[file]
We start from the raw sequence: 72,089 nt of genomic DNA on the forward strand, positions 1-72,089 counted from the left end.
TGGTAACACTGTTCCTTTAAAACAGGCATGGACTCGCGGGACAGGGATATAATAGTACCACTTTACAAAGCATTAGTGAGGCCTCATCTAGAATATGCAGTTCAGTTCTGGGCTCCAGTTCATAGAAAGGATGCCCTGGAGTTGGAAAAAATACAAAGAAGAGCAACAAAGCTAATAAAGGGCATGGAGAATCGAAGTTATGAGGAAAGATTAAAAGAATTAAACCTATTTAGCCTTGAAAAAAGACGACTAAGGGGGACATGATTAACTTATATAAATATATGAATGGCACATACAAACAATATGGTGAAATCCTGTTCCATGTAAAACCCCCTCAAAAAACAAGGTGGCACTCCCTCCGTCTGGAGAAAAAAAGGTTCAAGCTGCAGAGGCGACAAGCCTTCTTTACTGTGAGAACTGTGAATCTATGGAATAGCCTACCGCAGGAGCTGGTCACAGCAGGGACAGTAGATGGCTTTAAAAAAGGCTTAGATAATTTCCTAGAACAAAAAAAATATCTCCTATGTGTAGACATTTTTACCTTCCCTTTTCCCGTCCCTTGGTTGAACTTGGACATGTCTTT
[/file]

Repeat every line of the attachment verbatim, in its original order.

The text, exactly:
We start from the raw sequence: 72,089 nt of genomic DNA on the forward strand, positions 1-72,089 counted from the left end.
TGGTAACACTGTTCCTTTAAAACAGGCATGGACTCGCGGGACAGGGATATAATAGTACCACTTTACAAAGCATTAGTGAGGCCTCATCTAGAATATGCAGTTCAGTTCTGGGCTCCAGTTCATAGAAAGGATGCCCTGGAGTTGGAAAAAATACAAAGAAGAGCAACAAAGCTAATAAAGGGCATGGAGAATCGAAGTTATGAGGAAAGATTAAAAGAATTAAACCTATTTAGCCTTGAAAAAAGACGACTAAGGGGGACATGATTAACTTATATAAATATATGAATGGCACATACAAACAATATGGTGAAATCCTGTTCCATGTAAAACCCCCTCAAAAAACAAGGTGGCACTCCCTCCGTCTGGAGAAAAAAAGGTTCAAGCTGCAGAGGCGACAAGCCTTCTTTACTGTGAGAACTGTGAATCTATGGAATAGCCTACCGCAGGAGCTGGTCACAGCAGGGACAGTAGATGGCTTTAAAAAAGGCTTAGATAATTTCCTAGAACAAAAAAAATATCTCCTATGTGTAGACATTTTTACCTTCCCTTTTCCCGTCCCTTGGTTGAACTTGGACATGTCTTT